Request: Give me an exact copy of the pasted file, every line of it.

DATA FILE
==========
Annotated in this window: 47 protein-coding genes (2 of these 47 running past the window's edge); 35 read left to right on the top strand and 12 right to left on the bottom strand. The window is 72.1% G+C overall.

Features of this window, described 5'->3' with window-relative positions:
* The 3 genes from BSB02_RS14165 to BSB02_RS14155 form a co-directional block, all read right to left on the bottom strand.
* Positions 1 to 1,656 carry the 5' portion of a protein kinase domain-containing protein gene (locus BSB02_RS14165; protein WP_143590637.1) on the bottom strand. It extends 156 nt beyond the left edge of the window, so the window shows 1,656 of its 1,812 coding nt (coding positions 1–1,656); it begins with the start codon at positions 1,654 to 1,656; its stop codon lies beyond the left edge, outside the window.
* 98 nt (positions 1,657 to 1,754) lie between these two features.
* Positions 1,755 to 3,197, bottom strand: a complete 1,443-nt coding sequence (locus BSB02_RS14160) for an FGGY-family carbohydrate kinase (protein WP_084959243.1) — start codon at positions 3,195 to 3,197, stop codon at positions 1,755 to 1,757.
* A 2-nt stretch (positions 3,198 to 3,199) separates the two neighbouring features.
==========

Annotated in this window: 47 protein-coding genes (2 of these 47 running past the window's edge); 35 read left to right on the top strand and 12 right to left on the bottom strand. The window is 72.1% G+C overall.

Features of this window, described 5'->3' with window-relative positions:
* The 3 genes from BSB02_RS14165 to BSB02_RS14155 form a co-directional block, all read right to left on the bottom strand.
* Positions 1 to 1,656 carry the 5' portion of a protein kinase domain-containing protein gene (locus BSB02_RS14165; protein WP_143590637.1) on the bottom strand. It extends 156 nt beyond the left edge of the window, so the window shows 1,656 of its 1,812 coding nt (coding positions 1–1,656); it begins with the start codon at positions 1,654 to 1,656; its stop codon lies beyond the left edge, outside the window.
* 98 nt (positions 1,657 to 1,754) lie between these two features.
* Positions 1,755 to 3,197, bottom strand: a complete 1,443-nt coding sequence (locus BSB02_RS14160) for an FGGY-family carbohydrate kinase (protein WP_084959243.1) — start codon at positions 3,195 to 3,197, stop codon at positions 1,755 to 1,757.
* A 2-nt stretch (positions 3,198 to 3,199) separates the two neighbouring features.